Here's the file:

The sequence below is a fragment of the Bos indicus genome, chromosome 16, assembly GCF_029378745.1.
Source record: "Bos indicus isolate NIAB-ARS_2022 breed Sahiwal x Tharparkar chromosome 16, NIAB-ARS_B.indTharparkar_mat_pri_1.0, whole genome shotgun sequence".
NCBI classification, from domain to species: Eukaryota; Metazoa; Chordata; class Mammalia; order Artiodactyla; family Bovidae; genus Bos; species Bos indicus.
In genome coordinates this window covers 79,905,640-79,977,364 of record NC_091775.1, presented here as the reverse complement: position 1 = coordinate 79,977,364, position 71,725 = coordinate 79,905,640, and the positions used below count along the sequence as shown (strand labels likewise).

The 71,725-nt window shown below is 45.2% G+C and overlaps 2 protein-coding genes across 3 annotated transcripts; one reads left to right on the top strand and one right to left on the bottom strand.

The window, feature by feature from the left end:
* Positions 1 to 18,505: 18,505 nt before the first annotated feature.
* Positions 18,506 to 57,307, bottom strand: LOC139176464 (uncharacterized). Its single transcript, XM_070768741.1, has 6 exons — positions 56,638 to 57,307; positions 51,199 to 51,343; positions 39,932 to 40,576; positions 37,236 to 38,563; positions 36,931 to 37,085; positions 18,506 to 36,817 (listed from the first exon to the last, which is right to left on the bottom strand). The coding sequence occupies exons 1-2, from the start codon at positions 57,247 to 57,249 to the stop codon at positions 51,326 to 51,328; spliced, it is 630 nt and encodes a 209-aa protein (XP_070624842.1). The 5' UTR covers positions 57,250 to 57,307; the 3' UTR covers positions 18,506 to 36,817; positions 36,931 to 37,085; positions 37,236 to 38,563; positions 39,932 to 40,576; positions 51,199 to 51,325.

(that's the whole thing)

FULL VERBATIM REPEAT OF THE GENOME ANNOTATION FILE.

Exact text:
The sequence below is a fragment of the Bos indicus genome, chromosome 16, assembly GCF_029378745.1.
Source record: "Bos indicus isolate NIAB-ARS_2022 breed Sahiwal x Tharparkar chromosome 16, NIAB-ARS_B.indTharparkar_mat_pri_1.0, whole genome shotgun sequence".
NCBI classification, from domain to species: Eukaryota; Metazoa; Chordata; class Mammalia; order Artiodactyla; family Bovidae; genus Bos; species Bos indicus.
In genome coordinates this window covers 79,905,640-79,977,364 of record NC_091775.1, presented here as the reverse complement: position 1 = coordinate 79,977,364, position 71,725 = coordinate 79,905,640, and the positions used below count along the sequence as shown (strand labels likewise).

The 71,725-nt window shown below is 45.2% G+C and overlaps 2 protein-coding genes across 3 annotated transcripts; one reads left to right on the top strand and one right to left on the bottom strand.

The window, feature by feature from the left end:
* Positions 1 to 18,505: 18,505 nt before the first annotated feature.
* Positions 18,506 to 57,307, bottom strand: LOC139176464 (uncharacterized). Its single transcript, XM_070768741.1, has 6 exons — positions 56,638 to 57,307; positions 51,199 to 51,343; positions 39,932 to 40,576; positions 37,236 to 38,563; positions 36,931 to 37,085; positions 18,506 to 36,817 (listed from the first exon to the last, which is right to left on the bottom strand). The coding sequence occupies exons 1-2, from the start codon at positions 57,247 to 57,249 to the stop codon at positions 51,326 to 51,328; spliced, it is 630 nt and encodes a 209-aa protein (XP_070624842.1). The 5' UTR covers positions 57,250 to 57,307; the 3' UTR covers positions 18,506 to 36,817; positions 36,931 to 37,085; positions 37,236 to 38,563; positions 39,932 to 40,576; positions 51,199 to 51,325.